- The Washington Times - Friday, August 10, 2007

LONDON (AP) Stock markets plunged worldwide today with turmoil from the U.S. mortgage crisis rippling across the globe.

Stock markets in Europe tumbled, unappeased by the European Central Bank’s decision to inject another $83.9 billion into the banking system today, a day after it provided almost $130.8 billion, the bank’s biggest infusion ever.

London’s FTSE 100 dropped 2.6 percent to 6,107.50, the CAC-40 in Paris fell 2.4 percent to 5,491.81 and Germany’s DAX index was down 1.7 percent to 7,330.21.

Wall Street also skidded again today as investors again succumbed to anxiety over tight credit conditions. The Federal Reserve said it would do all it can to “facilitate the orderly functioning of financial markets.”

In early trading, the Dow Jones industrials dropped 82.92, or 0.62 percent, to 13,187.76, adding to a 387-point plunge on Thursday and extending a series of triple-digit moves that began in late July. Broader stock indicators also declined. The Standard & Poor’s 500 index fell 10.58, or 0.73 percent, to 1,442.51, and the Nasdaq composite index fell 24.30, or 0.95 percent, to 2,532.19.

Early today, the New York Fed announced a three-day repurchase agreement, or “repo,” to inject liquidity into the market. The Fed had stepped in Thursday, too, injecting a larger-than-normal $24 billion in temporary reserves to the U.S. banking system.

Matt Buckland, at CMC Markets, said heavy losses on Wall Street on Thursday, along with a lack of economic or corporate data due for release during the session, would continue to push markets lower. The recent market volatility has wiped more than 500 points off London’s benchmark index over the last month.

“Critically, many are now going to be looking for that big 6,000 level on the London index,” he said.

Many of the declines were in the banking sector, with Commerzbank down 4.7 percent, Deutsche Bank dropping 6.1 percent, Societe Generale falling 5.8 percent and BNP Paribas which on Thursday announced the suspension of three asset-backed securities funds, saying it could not value them accurately off 4 percent.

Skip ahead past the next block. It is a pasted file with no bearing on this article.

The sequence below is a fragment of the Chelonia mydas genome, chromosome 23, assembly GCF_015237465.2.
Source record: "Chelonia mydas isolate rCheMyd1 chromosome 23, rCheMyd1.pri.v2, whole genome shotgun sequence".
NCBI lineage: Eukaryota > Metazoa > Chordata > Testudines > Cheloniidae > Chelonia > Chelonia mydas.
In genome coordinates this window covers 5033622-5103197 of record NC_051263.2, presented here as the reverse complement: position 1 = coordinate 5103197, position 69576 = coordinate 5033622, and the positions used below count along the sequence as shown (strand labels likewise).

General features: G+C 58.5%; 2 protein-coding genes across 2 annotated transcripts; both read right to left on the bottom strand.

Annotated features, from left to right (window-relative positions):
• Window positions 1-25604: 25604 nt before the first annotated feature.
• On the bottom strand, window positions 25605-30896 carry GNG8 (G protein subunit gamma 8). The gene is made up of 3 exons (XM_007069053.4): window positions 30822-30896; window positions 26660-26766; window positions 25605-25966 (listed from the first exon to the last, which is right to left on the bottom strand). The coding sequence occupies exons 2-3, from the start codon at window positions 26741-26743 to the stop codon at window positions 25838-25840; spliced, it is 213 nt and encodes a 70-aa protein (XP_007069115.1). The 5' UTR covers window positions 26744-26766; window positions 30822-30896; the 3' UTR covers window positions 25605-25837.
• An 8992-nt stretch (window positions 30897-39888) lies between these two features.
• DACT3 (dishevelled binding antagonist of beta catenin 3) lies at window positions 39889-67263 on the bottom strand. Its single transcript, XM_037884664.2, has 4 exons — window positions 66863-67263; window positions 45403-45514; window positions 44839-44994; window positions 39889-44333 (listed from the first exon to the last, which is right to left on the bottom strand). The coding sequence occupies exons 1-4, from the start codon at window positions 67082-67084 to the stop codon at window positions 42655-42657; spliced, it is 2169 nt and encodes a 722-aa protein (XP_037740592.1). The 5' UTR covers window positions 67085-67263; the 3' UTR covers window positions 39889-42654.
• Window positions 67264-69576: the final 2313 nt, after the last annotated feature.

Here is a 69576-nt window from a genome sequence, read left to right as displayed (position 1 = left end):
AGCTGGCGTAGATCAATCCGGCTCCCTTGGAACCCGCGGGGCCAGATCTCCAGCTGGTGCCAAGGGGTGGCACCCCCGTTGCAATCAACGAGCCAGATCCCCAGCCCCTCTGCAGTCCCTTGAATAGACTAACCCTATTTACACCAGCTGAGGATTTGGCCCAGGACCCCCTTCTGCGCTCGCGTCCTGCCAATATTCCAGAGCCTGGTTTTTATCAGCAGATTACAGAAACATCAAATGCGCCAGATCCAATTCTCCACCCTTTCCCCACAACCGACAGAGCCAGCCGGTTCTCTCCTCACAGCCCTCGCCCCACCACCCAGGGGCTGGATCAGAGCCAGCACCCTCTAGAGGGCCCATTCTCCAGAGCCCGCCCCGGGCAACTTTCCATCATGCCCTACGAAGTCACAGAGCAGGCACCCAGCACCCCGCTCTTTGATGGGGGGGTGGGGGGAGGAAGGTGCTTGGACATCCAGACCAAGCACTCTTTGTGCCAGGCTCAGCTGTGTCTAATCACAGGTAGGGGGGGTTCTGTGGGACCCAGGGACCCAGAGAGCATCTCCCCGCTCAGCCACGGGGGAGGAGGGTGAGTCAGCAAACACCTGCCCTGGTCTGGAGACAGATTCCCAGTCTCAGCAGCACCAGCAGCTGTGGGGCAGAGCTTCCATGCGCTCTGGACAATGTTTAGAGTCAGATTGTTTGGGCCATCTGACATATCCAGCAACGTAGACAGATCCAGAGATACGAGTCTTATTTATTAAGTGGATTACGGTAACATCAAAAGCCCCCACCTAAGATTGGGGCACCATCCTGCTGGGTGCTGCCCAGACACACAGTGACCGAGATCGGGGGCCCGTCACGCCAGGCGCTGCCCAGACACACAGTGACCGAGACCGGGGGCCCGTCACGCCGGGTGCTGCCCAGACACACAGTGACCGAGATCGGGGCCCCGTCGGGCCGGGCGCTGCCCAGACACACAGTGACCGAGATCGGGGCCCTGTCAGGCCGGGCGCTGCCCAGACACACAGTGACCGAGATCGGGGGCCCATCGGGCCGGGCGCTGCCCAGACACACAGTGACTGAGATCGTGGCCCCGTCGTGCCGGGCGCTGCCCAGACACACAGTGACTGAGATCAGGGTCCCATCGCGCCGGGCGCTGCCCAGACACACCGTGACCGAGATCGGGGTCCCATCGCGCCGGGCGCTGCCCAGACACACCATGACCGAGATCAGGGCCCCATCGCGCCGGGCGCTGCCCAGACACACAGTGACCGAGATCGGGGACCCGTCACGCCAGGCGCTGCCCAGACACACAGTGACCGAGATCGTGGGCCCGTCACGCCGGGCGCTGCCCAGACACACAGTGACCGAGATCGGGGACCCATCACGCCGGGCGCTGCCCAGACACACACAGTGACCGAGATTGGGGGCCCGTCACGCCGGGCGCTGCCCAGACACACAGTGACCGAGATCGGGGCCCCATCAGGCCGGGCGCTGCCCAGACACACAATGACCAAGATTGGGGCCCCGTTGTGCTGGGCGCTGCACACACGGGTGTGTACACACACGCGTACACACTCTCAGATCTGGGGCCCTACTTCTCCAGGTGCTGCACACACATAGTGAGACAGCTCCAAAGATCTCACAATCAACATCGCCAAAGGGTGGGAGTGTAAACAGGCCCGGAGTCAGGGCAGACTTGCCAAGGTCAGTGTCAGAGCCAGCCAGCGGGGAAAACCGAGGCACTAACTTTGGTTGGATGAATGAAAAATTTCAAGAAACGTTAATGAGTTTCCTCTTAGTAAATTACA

Allianz shares fell nearly 3 percent after saying it has $2.3 billion of exposure to the U.S. subprime market or about 0.16 percent of its 1.03 trillion euros ($1.41 trillion) in total investments.

In Asia, the Nikkei 225 index dropped 406.51 points, or 2.37 percent, to close at 16,764.09 points on the Tokyo Stock Exchange. The broader Topix index of all shares on the exchange’s first section sank 49.88 points, or 2.96 percent, to 1,633.93 points.

The Bank of Japan joined its U.S. and European counterparts in pouring in cash into money markets to calm growing jitters.

In Asia, short-term investors led the selling on concerns that hemorrhaging in the subprime sector could spill over, said Song Seng Wun, regional economist with Singapore’s CIMB-GK Research Pte.

“There is no answer at this point,” Song said. “But there hasn’t been any panic selling. The long-term people are still looking and waiting.”

Amid today’s decline, the Bank of Japan said it injected 1 trillion yen ($8.39 billion) into money markets to curb rises in a key overnight interest rate.

Turbulence in international markets affected the Korean index, said Kang Moon-sung, a strategist at Korea Investment and Securities Co.

“No one is confident this level is (the) bottom,” Kang said.

Asian markets across the region have followed the general slump.

Hong Kong’s blue chip Hang Seng Index shed 646.7 points, or 2.9 percent, to finish at 21,792.70.

Singapore’s Straits Times Index closed down 54 points, or 1.6 percent, to 3,359.20.

Markets fell also in Bangkok, Jakarta, Kuala Lumpur, Manila, Mumbai, Shanghai, Singapore, Sydney, Taipei and New Zealand.

Associated Press writers Yuri Kageyama and Hiroko Tabuchi in Tokyo, and Kelly Olsen in Seoul, South Korea, contributed to this report.

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